Chris Kirk fashioned a really nice 5-under 65 to take a one-shot lead into the final round of the Sony Open in Hawaii at Waialae Country Club in Honolulu. In recounting his round in the media center, he noticed an oddity; that his score didn’t match up to the way he felt he played:
Today was a nice day to get out with 5‑under for sure. I didn’t hit the ball quite as well as I have the last few days, but was able to make some really good par saves on the front and convert my birdies when I had good chances and just that continued throughout the day, thankfully.
I had one of those days yesterday where I feel like I was playing great, and it’s funny to say that, shot 6‑under the first day and 5‑under today and 1‑under yesterday, and I feel like I played better today than I did either of the other two days. I guess that’s just the way golf goes sometimes.
With the low round of the day, 6-under 64 shared by rookie Will Wilcox and veteran John Daly, that leaves a lot of players with a chance on Sunday. Just look at the names up at the top of the leaderboard:
12-under – Chris Kirk
11-under – Will Wilcox, Harris English
10-under – Jerry Kelly, Jimmy Walker
9-under – Zach Johnson, Retief Goosen, Robert Allenby, Jeff Overton, Pat Perez, Brian Stuard, Hideto Tanihara
8-under – Jason Dufner, Marc Leishman, Ryan Palmer, John Peterson, Brendon Todd
That’s 17 players within four shots of the lead with 6- or 7-under reasonable possibilities for a final round score. Given those two things, Kirk has a plan:
Yeah, just to not get too worried about what happens any given hole. When it’s so close like that, everybody is going to be making some birdies here and there but making some bogeys too, and that’s just kind of the way it goes on this golf course.
So I probably won’t look at leaderboards as much as I normally would [with just a one-stroke lead, it’s fruitless to try to protect it]. A lot of courses I think lend themselves to you need to know what your position is going into any given hole, but out here I don’t think that’s really the case. They’re just so volatile with guys making birdies and bogeys. So I’ll just probably try to keep my head down and make as many birdies as I can.
Will Wilcox won his card by finishing 7th at the end of the regular season on the Web.com Tour. His 64 is exactly the kind of firepower players seem to develop on the Web.com where they have shorter courses and very hungry fields. His week is a story of tenacity and believing that he would play better, because at the beginning of the week he wasn’t…and he would have told you so:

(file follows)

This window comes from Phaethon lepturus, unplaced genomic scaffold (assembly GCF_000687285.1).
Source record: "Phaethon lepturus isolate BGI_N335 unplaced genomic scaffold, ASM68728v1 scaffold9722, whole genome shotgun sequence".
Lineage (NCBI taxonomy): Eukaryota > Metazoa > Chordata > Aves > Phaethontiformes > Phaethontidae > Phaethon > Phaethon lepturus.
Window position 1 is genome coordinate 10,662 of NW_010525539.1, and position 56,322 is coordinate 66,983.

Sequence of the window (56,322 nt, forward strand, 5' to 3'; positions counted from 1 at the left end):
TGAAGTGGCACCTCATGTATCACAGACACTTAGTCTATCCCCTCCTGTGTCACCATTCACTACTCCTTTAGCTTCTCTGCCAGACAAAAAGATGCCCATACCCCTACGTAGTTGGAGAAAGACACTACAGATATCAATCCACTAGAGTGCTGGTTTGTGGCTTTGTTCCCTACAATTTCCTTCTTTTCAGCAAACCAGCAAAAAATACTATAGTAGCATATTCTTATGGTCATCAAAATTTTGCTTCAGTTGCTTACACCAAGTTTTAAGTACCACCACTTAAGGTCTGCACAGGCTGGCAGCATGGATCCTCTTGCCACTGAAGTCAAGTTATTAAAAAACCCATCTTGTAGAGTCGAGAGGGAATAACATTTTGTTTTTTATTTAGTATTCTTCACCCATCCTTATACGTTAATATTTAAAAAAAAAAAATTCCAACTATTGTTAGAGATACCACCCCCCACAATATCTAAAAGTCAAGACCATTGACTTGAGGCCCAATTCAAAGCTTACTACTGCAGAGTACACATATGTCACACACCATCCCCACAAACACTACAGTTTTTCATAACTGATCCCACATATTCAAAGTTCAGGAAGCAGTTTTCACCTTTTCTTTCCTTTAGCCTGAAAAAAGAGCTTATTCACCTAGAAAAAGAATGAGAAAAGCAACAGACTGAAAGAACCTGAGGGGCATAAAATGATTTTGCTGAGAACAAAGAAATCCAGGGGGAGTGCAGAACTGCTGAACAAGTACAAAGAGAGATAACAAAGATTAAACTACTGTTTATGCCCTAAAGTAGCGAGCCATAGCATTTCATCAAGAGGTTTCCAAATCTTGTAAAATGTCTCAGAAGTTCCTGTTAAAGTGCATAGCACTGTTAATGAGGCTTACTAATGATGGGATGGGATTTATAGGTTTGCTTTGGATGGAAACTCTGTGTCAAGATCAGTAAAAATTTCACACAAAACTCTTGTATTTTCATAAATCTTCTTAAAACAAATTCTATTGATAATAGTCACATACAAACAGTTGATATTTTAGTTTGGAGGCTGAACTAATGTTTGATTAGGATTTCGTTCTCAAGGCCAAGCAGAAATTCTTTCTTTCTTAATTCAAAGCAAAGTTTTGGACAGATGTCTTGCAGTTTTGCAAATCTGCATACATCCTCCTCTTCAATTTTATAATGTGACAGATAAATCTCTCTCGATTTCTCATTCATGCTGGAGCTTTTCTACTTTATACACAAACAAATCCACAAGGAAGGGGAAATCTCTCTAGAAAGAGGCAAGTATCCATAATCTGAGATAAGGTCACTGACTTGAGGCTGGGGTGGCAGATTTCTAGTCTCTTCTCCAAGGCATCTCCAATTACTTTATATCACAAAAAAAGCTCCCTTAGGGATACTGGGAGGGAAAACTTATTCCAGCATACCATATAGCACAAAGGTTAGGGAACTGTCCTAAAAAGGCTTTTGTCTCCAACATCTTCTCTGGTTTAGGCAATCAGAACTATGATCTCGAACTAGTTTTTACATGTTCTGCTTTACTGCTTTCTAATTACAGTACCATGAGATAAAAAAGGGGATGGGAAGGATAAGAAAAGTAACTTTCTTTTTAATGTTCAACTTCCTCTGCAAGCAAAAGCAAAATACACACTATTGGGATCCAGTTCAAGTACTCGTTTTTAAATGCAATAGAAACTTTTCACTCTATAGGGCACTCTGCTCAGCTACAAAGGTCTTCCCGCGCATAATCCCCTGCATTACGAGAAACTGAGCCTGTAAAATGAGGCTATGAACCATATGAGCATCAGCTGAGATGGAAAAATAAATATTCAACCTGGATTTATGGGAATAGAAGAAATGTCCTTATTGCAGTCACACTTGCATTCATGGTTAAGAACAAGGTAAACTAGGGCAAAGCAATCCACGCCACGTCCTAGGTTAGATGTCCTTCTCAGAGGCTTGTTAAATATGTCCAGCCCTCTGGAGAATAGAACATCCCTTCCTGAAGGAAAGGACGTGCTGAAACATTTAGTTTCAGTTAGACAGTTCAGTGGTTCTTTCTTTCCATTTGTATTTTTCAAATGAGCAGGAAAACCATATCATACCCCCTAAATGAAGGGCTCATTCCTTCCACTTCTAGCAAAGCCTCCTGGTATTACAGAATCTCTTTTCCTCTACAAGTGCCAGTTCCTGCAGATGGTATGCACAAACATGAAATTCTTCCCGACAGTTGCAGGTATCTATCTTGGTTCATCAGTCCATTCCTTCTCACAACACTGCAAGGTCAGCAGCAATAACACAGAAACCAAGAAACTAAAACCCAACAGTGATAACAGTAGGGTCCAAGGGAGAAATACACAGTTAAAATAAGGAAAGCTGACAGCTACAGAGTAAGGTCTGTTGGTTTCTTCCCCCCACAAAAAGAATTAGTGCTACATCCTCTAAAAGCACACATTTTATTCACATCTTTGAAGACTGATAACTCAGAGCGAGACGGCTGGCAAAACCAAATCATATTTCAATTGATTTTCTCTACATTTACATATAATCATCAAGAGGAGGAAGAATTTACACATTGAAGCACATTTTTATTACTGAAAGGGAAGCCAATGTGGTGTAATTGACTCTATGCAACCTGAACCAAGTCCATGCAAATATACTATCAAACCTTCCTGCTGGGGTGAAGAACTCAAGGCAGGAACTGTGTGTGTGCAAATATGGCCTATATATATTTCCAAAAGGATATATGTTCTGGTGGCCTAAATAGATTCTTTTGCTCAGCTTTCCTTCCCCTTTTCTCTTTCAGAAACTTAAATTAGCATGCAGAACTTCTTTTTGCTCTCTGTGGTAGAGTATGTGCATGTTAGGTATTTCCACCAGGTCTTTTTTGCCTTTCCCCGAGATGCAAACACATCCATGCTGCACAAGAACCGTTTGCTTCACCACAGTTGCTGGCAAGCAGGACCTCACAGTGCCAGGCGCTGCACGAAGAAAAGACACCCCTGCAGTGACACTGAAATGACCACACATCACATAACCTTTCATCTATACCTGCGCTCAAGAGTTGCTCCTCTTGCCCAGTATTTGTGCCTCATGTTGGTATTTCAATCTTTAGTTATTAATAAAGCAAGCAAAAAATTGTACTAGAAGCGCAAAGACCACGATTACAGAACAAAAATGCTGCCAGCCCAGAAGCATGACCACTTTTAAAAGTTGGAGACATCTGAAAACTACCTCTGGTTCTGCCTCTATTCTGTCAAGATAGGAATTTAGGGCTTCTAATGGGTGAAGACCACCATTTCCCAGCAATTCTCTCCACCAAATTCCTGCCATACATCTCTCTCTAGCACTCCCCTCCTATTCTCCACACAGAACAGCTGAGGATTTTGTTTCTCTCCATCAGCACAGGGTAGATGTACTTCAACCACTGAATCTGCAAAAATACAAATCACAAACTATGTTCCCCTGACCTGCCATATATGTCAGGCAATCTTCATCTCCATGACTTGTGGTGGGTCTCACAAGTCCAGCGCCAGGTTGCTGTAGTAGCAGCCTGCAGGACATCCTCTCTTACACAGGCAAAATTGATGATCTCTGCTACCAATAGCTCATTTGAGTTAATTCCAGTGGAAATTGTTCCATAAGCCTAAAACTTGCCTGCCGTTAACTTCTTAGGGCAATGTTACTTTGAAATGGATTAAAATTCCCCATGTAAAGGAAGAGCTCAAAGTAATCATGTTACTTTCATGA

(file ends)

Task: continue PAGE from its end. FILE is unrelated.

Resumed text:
I would have said I have no idea where the ball is going. But then it just kind of came together. Yesterday I think I hit one fairway on my front nine, and we were just like, what am I even doing out here?
I was like embarrassed after about four of my tee shots. Not literally, but just hitting it so poorly, but loosened my hands up and everything kind of fell into place. I didn’t know what was going to happen this week. Make the cut was a dream come true; playing good on Saturday was a dream come true; getting to have a decent shot tomorrow is ridiculous. We’ll see.
His mother is the golf coach at University of Alabama-Birmingham and taught him how to play. But while she would calmly encourage him to stay calm on Sunday, he’s pretty sure that she won’t be able to:
She’ll just tell me to stay calm. She’s not going to be calm, so I’ll just try to be strong for everybody, I guess.
Harris English, T2 with Wilcox, didn’t have the greatest of days either, but he managed to make the most out of what he had shooting 3-under. Once again the good players all seem to have a great deal of patience:
It was up and down today. Hit a couple good shots in a row and then I’d turn around and hit a bad one way off line. It was just kind of “grind it til you find it.” This course is tough. It’s hard to hit the fairways, and you’ve just got to be a wizard around the greens, and that’s kind of how I approached today.
I didn’t have my best golf, but I scraped it around at 3‑under par and I’m still in this golf tournament.
He’ll be playing in the last group with Kirk and as University of Georgia alums, that’s just fine with English:
Yeah, we’ve eaten dinner a lot this week and last week back in Maui. We’re really good friends, and I’m looking forward to playing with him.
And as a third-year player with two wins under his belt, English is noticing how his efforts at finding his mastery process are coming along; he’s pleased:
This is probably my fourth, fifth, sixth time in this position, just knowing how your body reacts to pressure and how to slow down your walk and slow down your breathing a little bit, so I’m getting better and better at that.
So the game, as they say, is on.